Putting an end to all the speculations, AMR Corporation (PINK:AAMRQ), the parent of American Airlines, and US Airways Group, Inc. (NYSE:LCC) official announced a merger to create the world's largest airline carrier. Market value of the combined company would be about $11 billion. The companies aim to complete the transaction by the end of the third quarter.
The new company shave off US Airways but will retain the American Airlines name. The company expects $1 billion in annual cost savings by 2015. The combined firms will have its headquarters in Fort Worth, Texas. US Airways Group, Inc. (NYSE:LCC) CEO Doug Parker will lead the new company, whereas American Airlines chief executive Tom Horton will be a non-executive chairman of the combined airline.
Parker has been pushing for the merger for years. Both the executives said in a joint interview that they will smoothly fit into their new roles. Parker and Horton have been friends for over 25 years. Parker and Horton, both aged 51, started their carriers in the finance department of American Airlines in mid-1980s. Though Doug Parker left the company later to work with other carriers, they stayed in touch ever since.
The deal has to receive anti-trust clearance from the Department of Justice and other regulators, and should be approved by the bankruptcy judge overseeing AMR's restructuring plans.
AMR Corporation (PINK:AAMRQ) that owns American Airlines filed for bankruptcy in November 2011. When Parker approached Horton to cement what could be the last big airline consolidation, Horton and American Airlines were adamant that they would emerge from the bankruptcy first. Only then American Airlines would consider a merger.
Despite all the resistance, Parker paved the way for the merger by winning over the three major labor unions of American Airlines. He also made the AMR creditors realize that the combination would make more sense than American's stand-alone bankruptcy exit plan. The U.S. Airways had proposed a plan last April that offered AMR creditors 49.9 percent of the combined carrier. Under the deal announced today, U.S. Airways shareholders will get 28 percent in the new company while AMR creditors will own 72 percent.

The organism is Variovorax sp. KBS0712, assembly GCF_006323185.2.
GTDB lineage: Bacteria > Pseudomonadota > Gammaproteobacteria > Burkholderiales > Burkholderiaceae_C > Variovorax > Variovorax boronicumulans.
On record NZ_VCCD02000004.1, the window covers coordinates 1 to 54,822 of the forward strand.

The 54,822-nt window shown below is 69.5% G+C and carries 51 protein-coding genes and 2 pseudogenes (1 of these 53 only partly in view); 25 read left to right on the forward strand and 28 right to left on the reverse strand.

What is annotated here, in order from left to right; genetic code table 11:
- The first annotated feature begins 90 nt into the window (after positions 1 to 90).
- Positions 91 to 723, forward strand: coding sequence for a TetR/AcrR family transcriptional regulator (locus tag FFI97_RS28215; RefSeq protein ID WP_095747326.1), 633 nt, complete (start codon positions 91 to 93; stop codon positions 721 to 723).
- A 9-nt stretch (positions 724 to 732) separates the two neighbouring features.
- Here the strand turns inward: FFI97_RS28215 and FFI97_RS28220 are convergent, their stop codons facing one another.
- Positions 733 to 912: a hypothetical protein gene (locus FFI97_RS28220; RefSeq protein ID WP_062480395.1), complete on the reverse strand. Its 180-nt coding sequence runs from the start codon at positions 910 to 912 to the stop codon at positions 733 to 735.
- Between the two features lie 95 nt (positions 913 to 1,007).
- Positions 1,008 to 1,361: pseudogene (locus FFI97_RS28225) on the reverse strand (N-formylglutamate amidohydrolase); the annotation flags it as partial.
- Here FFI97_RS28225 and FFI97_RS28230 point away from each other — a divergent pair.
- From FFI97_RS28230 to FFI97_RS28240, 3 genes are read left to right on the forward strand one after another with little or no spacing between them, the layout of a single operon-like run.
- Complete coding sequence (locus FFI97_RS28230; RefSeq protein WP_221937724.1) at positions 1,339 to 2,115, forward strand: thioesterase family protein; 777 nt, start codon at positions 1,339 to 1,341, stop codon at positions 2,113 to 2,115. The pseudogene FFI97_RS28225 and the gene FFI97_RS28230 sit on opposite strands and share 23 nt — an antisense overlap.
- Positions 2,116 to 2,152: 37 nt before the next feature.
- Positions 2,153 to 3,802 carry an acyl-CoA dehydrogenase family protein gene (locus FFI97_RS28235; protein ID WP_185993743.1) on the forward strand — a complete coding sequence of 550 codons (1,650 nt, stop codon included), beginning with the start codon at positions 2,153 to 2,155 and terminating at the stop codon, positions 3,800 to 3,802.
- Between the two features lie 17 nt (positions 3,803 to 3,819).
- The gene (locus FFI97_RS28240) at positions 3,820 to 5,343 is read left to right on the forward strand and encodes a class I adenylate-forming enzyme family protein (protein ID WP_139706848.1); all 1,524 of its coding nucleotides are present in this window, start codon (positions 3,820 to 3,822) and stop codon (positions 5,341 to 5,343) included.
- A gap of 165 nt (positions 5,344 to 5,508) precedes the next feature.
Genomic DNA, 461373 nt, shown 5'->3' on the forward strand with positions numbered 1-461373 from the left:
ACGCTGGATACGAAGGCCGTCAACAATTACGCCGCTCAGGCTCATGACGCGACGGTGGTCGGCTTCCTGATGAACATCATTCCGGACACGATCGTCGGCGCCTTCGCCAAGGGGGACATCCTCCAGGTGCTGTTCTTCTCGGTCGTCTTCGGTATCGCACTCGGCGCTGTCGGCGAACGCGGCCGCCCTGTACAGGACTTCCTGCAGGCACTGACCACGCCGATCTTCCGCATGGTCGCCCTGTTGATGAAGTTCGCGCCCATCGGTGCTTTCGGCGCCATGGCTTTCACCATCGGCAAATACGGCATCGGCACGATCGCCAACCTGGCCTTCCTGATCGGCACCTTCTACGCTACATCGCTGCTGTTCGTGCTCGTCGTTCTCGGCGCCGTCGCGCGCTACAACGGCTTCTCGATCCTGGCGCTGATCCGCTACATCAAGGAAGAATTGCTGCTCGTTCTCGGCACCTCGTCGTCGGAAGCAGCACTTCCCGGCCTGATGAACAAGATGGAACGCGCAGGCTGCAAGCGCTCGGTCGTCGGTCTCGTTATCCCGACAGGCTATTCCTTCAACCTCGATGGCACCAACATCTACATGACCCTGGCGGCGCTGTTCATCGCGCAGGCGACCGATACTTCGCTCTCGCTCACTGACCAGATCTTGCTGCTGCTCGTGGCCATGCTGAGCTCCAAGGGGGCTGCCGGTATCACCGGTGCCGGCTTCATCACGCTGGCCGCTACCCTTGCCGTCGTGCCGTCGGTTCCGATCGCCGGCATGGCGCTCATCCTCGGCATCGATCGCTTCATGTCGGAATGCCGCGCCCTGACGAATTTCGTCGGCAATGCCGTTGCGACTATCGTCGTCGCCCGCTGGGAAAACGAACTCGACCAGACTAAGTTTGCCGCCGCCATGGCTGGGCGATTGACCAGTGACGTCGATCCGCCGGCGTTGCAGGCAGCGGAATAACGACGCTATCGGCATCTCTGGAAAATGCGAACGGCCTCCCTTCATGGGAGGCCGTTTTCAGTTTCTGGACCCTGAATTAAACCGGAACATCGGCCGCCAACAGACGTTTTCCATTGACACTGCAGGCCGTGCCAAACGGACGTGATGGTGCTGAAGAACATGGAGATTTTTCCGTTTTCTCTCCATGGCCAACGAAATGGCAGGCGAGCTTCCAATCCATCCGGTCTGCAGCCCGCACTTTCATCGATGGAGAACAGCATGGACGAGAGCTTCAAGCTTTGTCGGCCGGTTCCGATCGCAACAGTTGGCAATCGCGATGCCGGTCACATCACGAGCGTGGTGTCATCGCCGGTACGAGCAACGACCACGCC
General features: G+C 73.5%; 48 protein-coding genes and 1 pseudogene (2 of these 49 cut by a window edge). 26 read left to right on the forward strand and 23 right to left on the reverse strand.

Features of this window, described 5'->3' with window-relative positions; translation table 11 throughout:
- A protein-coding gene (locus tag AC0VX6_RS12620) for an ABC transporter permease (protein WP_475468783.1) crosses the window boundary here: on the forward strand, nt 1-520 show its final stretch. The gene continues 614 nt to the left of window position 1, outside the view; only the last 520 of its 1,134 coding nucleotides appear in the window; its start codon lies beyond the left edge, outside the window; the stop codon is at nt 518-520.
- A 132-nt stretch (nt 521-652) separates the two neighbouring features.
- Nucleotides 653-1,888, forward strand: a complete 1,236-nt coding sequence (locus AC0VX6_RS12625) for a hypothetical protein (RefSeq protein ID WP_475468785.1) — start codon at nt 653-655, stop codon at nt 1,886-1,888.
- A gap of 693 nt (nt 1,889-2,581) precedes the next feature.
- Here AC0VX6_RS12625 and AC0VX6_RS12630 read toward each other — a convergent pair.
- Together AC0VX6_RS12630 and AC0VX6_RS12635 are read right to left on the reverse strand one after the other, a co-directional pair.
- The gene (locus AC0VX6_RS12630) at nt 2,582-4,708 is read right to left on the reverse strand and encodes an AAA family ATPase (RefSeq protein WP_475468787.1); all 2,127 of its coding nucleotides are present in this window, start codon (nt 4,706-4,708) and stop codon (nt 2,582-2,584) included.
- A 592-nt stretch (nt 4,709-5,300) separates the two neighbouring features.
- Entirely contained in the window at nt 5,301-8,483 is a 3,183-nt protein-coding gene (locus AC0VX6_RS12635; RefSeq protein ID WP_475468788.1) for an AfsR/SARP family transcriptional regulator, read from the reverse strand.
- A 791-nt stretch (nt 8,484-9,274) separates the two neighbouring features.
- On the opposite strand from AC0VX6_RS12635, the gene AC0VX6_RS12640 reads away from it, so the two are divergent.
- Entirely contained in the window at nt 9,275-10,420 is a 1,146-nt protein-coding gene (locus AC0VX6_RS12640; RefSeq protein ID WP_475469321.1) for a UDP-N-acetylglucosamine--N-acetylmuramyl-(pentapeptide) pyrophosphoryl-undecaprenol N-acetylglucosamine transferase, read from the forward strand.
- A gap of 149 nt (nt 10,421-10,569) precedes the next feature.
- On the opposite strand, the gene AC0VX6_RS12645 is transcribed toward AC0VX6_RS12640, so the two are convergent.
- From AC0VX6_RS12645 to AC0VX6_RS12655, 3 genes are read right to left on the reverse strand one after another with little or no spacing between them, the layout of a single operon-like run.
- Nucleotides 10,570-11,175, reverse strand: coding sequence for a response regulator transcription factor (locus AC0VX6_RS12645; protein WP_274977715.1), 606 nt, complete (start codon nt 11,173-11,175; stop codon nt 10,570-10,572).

If approved, the deal will be the third mega-merger in American airline industry since 2008. Northwest and Delta Air Lines, Inc. (NYSE:DAL) were merged in 2008, while United and Continental merger took place in 2010 to form United Continental Holdings Inc (NYSE:UAL). After the American Airlines-U.S. Airways Group, Inc. (NYSE:LCC) merger, there will be only three legacy carriers in the United States.
Sterne Agee maintains buy rating on the U.S. Airways Group, Inc. (NYSE:LCC) that would form 28 percent of the new company. Analysts believe that the shares of U.S. Airways are worth $23-25. By applying a discount on uncertainty with Bankruptcy Court and the Department of Justice, US Airways Group shares would still be valued at $19-21.
Jeffrey Kauffman, senior analyst at Sterne Agee said that U.S. Airways had 205.1 million shares by the end of December 2012. So, the combined total shares will be about 732 million.
Even if we assume 5 percent annual growth in combined revenues, that will be $43 billion in 2015. At 28 percent and 72 percent ownership ratio between U.S. Airways shareholders and AMR creditors, the EPS from the combined company would be $3.23. At 7x of 2015 EPS, shares will be fairly valued at $23. After discounting 20 percent for the risk with Bankruptcy Court, Department of Justice and DOT rulings, analysts arrived at $19-21 in near-term.
US Airways shares were down 5.87 percent to $13.80 in New York trading.